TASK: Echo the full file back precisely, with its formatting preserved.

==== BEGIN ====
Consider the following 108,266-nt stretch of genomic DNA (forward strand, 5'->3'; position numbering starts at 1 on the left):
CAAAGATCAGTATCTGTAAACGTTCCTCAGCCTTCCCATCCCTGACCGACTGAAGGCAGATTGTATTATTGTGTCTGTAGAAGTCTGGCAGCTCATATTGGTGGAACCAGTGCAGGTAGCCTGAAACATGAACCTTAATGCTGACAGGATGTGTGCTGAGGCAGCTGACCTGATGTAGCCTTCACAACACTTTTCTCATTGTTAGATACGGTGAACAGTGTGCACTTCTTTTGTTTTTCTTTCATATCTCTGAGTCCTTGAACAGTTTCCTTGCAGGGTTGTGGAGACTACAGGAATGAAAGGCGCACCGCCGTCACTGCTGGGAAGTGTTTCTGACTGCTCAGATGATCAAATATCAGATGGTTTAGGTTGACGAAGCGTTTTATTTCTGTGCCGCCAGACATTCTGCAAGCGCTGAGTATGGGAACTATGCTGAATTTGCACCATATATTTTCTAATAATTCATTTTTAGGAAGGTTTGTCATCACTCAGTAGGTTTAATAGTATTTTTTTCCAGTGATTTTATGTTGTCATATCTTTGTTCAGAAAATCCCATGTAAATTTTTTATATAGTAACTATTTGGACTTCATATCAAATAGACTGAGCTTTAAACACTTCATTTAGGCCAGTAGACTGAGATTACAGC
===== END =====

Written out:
Consider the following 108,266-nt stretch of genomic DNA (forward strand, 5'->3'; position numbering starts at 1 on the left):
CAAAGATCAGTATCTGTAAACGTTCCTCAGCCTTCCCATCCCTGACCGACTGAAGGCAGATTGTATTATTGTGTCTGTAGAAGTCTGGCAGCTCATATTGGTGGAACCAGTGCAGGTAGCCTGAAACATGAACCTTAATGCTGACAGGATGTGTGCTGAGGCAGCTGACCTGATGTAGCCTTCACAACACTTTTCTCATTGTTAGATACGGTGAACAGTGTGCACTTCTTTTGTTTTTCTTTCATATCTCTGAGTCCTTGAACAGTTTCCTTGCAGGGTTGTGGAGACTACAGGAATGAAAGGCGCACCGCCGTCACTGCTGGGAAGTGTTTCTGACTGCTCAGATGATCAAATATCAGATGGTTTAGGTTGACGAAGCGTTTTATTTCTGTGCCGCCAGACATTCTGCAAGCGCTGAGTATGGGAACTATGCTGAATTTGCACCATATATTTTCTAATAATTCATTTTTAGGAAGGTTTGTCATCACTCAGTAGGTTTAATAGTATTTTTTTCCAGTGATTTTATGTTGTCATATCTTTGTTCAGAAAATCCCATGTAAATTTTTTATATAGTAACTATTTGGACTTCATATCAAATAGACTGAGCTTTAAACACTTCATTTAGGCCAGTAGACTGAGATTACAGC